Constitutional perspectives on the electoral count process

I suspect many readers of this site will find the essay by Benjamin A. Kleinerman to be of interest: “The January 6th “Vote”: Constitutional Authority, Political Leadership, and Civic Education“.

Key quote: “All this handwringing about whether to certify the Electoral College’s vote is entirely play-acting.” It was written before the insurrection.

The three brief responses linked at the bottom of Kleinerman’s essay are also worthy of your attention.

4 thoughts on “Constitutional perspectives on the electoral count process

  1. I think if nothing else, the last five years have shown us that believing anything is sacrosanct is not a good idea in politics. Supreme Court appointments become something that cannot be done on the eve of an election to something that must be done during an election. The right to vote somehow no longer includes the right to vote in a meaningful election where one’s vote has value. Freedom of religion becomes something more and more that serves as a tool for some to impose their religious beliefs on others. Precedent has no value. Norms have no value.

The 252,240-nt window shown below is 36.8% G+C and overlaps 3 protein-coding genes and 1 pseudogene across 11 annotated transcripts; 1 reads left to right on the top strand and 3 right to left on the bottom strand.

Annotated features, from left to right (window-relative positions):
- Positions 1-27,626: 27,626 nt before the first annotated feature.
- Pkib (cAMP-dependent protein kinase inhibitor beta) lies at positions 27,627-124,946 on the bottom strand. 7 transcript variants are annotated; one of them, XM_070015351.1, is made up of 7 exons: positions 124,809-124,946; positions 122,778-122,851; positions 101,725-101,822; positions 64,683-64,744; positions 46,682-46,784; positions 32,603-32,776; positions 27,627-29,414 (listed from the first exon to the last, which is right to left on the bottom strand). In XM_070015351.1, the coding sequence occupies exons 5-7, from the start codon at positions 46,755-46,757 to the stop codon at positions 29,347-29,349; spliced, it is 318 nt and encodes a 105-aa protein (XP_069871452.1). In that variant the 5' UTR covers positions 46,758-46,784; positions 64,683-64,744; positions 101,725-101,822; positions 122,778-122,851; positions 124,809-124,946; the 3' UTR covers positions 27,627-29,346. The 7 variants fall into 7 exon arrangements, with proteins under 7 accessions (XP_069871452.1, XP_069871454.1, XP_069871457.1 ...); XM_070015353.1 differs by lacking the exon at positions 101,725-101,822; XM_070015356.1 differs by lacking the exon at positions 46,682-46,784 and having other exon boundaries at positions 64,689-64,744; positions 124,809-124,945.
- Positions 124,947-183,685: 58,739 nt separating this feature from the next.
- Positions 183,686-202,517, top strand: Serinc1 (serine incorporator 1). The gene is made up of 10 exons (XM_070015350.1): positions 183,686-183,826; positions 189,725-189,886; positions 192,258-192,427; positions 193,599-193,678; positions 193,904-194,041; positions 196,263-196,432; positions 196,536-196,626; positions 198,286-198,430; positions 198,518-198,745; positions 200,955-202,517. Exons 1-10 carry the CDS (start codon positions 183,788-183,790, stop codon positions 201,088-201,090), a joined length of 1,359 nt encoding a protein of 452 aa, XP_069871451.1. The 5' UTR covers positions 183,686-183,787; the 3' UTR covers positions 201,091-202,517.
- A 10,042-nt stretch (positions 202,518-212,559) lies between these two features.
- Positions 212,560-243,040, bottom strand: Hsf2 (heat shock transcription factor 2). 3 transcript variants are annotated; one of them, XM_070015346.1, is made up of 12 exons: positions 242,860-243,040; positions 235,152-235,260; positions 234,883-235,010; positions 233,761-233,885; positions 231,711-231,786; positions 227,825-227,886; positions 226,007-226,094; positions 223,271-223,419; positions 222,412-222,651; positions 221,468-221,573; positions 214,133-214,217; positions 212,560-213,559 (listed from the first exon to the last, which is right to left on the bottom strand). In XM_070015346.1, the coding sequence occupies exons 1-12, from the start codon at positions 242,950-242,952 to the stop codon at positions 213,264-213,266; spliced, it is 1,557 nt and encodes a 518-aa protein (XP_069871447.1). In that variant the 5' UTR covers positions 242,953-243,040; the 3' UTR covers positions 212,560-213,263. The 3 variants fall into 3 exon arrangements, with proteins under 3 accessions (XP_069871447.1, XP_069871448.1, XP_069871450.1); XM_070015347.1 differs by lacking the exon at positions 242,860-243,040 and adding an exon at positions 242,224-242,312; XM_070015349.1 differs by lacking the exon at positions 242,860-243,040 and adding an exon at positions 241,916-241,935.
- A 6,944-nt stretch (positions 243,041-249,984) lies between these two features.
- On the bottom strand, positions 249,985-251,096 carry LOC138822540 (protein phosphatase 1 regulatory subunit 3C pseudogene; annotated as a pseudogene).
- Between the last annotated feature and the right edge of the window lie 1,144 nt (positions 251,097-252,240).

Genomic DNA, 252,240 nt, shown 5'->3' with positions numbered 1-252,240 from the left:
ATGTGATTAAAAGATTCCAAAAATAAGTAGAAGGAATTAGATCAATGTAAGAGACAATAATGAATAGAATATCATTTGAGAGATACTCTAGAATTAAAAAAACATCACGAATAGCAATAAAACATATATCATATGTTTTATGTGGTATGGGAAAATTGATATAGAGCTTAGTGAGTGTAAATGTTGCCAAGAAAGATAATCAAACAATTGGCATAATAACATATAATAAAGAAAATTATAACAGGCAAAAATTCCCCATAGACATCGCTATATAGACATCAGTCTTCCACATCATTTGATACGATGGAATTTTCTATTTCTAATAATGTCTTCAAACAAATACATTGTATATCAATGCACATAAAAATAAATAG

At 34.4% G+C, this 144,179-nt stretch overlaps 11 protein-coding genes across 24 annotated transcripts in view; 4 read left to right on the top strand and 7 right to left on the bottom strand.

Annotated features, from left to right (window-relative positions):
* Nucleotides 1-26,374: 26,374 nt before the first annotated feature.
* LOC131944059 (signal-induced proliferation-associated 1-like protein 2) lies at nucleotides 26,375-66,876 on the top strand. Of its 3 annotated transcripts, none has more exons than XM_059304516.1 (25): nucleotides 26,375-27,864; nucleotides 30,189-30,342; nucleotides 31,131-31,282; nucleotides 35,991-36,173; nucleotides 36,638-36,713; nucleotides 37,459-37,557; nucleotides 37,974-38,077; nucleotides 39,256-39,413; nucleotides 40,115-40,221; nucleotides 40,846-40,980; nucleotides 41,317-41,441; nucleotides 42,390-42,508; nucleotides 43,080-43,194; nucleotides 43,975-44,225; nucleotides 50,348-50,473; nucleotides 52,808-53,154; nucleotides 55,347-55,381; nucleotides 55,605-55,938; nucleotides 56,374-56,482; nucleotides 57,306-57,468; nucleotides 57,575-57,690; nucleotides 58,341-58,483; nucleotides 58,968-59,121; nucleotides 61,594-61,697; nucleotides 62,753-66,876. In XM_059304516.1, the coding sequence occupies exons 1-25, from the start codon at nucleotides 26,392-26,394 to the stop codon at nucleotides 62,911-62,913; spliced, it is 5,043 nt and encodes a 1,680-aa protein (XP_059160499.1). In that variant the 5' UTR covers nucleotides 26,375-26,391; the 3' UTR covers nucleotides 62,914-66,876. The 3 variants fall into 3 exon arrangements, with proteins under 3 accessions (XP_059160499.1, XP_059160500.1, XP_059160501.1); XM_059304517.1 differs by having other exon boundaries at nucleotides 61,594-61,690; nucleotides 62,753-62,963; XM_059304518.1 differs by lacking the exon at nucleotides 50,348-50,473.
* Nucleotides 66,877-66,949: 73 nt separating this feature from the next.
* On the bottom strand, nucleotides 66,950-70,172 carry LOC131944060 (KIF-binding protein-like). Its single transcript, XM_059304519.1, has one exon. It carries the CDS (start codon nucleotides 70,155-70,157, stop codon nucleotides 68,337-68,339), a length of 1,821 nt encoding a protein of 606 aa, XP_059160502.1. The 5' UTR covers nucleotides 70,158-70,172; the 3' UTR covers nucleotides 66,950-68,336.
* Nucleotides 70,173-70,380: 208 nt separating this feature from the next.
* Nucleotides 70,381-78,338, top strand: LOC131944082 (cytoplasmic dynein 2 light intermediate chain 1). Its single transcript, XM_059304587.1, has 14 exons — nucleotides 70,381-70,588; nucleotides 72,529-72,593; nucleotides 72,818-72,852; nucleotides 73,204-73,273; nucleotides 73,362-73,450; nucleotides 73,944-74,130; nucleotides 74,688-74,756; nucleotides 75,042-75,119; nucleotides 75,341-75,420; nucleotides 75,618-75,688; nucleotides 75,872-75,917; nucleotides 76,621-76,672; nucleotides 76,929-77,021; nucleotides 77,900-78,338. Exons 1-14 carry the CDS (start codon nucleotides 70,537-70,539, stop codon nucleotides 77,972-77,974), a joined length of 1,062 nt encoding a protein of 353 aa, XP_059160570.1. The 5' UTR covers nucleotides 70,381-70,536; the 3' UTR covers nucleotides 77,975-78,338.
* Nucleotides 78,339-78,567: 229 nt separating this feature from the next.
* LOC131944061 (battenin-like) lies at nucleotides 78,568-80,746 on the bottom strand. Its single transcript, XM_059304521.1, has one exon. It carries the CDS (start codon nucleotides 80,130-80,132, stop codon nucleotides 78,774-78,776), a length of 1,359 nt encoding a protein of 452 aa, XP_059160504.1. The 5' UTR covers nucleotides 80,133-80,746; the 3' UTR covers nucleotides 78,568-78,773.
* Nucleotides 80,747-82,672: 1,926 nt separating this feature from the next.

In this atmosphere, I can’t be surprised that someone will try. We need to reinforce that words have meaning or they won’t anymore.


  2. Barring a constitutional amendment to ensure the federal supreme court returns to a more traditional consensus-based model there’s legislation that could at least ameliorate the situation.

    The congress can create inferior courts at will.

    A federal electoral court could:

    be given jurisdiction over all federal election issues
    be formed of equal numbers of Democratic and Republican nominees
    be bound by law to pursue substantial justice without recourse to technical rules such as standing
    to prevent shenanigans like the on again off again McConnell rule, vacancies would be filled, pending a permanent appointment, by random draw from the circuit courts of appeal bench, still observing the Democratic nominee/Republican nominee rule

    5 in case of a tie the opinion of the state court would prevail

    A new electoral count act would not be a bad idea either.


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